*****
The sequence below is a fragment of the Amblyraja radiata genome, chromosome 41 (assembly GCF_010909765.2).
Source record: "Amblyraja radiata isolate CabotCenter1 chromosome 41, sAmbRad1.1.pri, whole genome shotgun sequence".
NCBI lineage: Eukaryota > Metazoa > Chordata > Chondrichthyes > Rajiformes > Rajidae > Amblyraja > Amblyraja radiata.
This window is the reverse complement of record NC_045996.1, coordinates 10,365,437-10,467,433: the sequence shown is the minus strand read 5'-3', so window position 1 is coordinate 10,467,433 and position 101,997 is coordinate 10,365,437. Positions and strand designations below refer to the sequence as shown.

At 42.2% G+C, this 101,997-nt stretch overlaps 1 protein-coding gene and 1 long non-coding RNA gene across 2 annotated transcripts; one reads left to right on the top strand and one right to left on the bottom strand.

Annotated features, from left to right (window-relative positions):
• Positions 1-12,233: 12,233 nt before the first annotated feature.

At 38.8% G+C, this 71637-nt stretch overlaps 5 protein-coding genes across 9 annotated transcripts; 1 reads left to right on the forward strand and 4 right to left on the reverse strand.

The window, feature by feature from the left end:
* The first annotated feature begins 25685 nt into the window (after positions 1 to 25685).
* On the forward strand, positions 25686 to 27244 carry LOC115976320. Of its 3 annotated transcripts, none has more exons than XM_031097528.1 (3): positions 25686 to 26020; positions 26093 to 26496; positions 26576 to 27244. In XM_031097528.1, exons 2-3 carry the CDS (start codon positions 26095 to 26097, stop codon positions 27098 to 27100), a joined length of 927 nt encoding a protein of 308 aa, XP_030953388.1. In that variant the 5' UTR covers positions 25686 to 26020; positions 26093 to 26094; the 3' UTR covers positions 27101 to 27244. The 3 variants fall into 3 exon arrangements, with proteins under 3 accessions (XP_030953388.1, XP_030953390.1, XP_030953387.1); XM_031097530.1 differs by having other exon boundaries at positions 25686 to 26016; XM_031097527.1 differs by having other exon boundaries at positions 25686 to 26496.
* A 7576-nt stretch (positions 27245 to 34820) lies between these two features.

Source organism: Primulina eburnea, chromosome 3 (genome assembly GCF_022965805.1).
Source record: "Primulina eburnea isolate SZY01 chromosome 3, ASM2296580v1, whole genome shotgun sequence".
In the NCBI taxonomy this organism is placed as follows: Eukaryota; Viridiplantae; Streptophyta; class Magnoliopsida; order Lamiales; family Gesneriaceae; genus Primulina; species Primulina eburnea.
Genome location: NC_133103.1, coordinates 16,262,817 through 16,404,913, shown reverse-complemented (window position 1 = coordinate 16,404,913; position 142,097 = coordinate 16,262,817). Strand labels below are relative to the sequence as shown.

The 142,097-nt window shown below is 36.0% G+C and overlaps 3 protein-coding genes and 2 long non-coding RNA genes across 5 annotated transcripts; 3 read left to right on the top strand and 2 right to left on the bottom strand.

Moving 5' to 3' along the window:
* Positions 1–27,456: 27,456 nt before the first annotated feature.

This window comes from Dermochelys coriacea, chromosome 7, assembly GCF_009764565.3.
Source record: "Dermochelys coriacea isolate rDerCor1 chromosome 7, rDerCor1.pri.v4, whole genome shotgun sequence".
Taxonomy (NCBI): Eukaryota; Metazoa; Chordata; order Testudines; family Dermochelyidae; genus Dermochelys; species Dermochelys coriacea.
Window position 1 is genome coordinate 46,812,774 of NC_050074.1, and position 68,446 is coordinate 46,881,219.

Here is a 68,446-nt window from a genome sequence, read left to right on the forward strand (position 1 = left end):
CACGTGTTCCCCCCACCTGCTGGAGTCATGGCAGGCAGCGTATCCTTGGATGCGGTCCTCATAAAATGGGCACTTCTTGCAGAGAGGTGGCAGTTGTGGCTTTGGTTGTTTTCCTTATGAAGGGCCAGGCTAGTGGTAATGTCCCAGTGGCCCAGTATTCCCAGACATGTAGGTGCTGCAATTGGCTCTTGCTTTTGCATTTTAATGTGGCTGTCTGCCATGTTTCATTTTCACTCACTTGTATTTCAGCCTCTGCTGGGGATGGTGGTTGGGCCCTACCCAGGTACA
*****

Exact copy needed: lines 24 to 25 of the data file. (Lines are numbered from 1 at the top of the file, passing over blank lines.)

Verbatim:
Here is a 68,446-nt window from a genome sequence, read left to right on the forward strand (position 1 = left end):
CACGTGTTCCCCCCACCTGCTGGAGTCATGGCAGGCAGCGTATCCTTGGATGCGGTCCTCATAAAATGGGCACTTCTTGCAGAGAGGTGGCAGTTGTGGCTTTGGTTGTTTTCCTTATGAAGGGCCAGGCTAGTGGTAATGTCCCAGTGGCCCAGTATTCCCAGACATGTAGGTGCTGCAATTGGCTCTTGCTTTTGCATTTTAATGTGGCTGTCTGCCATGTTTCATTTTCACTCACTTGTATTTCAGCCTCTGCTGGGGATGGTGGTTGGGCCCTACCCAGGTACA